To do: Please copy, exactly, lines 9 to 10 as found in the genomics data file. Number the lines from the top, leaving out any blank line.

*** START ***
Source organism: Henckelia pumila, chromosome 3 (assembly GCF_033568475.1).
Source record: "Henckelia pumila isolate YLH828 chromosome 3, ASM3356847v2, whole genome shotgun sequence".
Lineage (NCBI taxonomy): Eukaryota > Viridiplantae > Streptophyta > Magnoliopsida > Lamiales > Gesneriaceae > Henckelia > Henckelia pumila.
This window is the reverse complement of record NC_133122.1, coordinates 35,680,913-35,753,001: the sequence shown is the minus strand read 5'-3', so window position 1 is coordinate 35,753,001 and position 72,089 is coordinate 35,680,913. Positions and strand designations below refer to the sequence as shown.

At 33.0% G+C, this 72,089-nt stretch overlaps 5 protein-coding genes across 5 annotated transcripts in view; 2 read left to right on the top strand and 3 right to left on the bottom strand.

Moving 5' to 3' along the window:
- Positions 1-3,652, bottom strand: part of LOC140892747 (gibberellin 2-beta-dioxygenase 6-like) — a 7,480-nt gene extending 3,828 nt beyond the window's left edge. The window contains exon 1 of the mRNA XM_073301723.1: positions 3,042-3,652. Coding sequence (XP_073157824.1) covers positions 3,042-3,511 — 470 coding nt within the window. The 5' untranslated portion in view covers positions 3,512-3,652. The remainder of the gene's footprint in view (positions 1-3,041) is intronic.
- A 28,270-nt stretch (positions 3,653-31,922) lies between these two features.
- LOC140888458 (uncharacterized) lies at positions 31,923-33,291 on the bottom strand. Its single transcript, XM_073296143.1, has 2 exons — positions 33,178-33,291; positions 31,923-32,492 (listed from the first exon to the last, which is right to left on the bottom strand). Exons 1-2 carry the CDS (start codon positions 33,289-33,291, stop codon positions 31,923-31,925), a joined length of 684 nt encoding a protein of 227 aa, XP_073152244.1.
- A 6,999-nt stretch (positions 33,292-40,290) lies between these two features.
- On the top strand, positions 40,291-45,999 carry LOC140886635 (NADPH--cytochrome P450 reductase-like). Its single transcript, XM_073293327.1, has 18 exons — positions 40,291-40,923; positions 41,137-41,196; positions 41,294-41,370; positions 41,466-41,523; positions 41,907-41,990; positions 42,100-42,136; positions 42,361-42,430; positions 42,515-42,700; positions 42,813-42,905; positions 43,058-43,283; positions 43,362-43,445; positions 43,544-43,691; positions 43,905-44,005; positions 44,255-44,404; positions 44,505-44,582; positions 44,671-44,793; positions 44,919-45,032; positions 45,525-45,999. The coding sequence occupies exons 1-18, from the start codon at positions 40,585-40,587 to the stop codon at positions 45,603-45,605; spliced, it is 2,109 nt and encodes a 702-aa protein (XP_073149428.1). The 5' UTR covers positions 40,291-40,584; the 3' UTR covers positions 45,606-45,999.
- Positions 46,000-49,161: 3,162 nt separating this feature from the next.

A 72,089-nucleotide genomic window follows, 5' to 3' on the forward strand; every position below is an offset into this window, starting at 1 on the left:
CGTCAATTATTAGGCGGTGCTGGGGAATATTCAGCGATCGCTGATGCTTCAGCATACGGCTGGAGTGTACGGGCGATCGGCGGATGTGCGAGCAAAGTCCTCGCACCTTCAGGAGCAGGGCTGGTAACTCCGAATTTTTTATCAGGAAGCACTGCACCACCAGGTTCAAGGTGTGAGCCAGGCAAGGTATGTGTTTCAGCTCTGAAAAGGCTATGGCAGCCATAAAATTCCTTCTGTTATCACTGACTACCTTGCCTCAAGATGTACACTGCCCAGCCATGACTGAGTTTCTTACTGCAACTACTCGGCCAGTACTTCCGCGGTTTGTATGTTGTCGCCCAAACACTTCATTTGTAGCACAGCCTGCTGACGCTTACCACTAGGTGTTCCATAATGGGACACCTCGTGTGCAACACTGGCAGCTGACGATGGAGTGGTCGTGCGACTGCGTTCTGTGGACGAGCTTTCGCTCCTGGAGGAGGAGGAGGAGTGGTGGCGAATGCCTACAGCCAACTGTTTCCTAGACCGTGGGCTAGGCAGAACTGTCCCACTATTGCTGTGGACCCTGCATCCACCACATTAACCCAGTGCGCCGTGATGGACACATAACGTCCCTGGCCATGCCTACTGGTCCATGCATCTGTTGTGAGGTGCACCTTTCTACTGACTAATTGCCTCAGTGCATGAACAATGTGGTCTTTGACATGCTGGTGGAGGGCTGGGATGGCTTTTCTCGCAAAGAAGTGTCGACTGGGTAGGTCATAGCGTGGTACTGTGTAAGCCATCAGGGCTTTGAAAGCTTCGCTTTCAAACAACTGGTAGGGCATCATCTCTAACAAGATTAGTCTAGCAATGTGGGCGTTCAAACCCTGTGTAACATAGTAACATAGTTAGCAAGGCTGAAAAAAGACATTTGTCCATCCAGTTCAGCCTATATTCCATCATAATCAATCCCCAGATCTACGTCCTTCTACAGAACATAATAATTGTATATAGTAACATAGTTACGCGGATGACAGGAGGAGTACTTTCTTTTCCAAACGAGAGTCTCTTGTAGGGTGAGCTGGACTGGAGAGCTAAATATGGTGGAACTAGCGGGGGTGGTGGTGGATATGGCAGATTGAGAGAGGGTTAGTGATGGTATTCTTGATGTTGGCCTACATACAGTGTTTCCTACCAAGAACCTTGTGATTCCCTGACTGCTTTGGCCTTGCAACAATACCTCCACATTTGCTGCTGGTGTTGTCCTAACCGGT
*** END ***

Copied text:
- LOC140888458 (uncharacterized) lies at positions 31,923-33,291 on the bottom strand. Its single transcript, XM_073296143.1, has 2 exons — positions 33,178-33,291; positions 31,923-32,492 (listed from the first exon to the last, which is right to left on the bottom strand). Exons 1-2 carry the CDS (start codon positions 33,289-33,291, stop codon positions 31,923-31,925), a joined length of 684 nt encoding a protein of 227 aa, XP_073152244.1.
- A 6,999-nt stretch (positions 33,292-40,290) lies between these two features.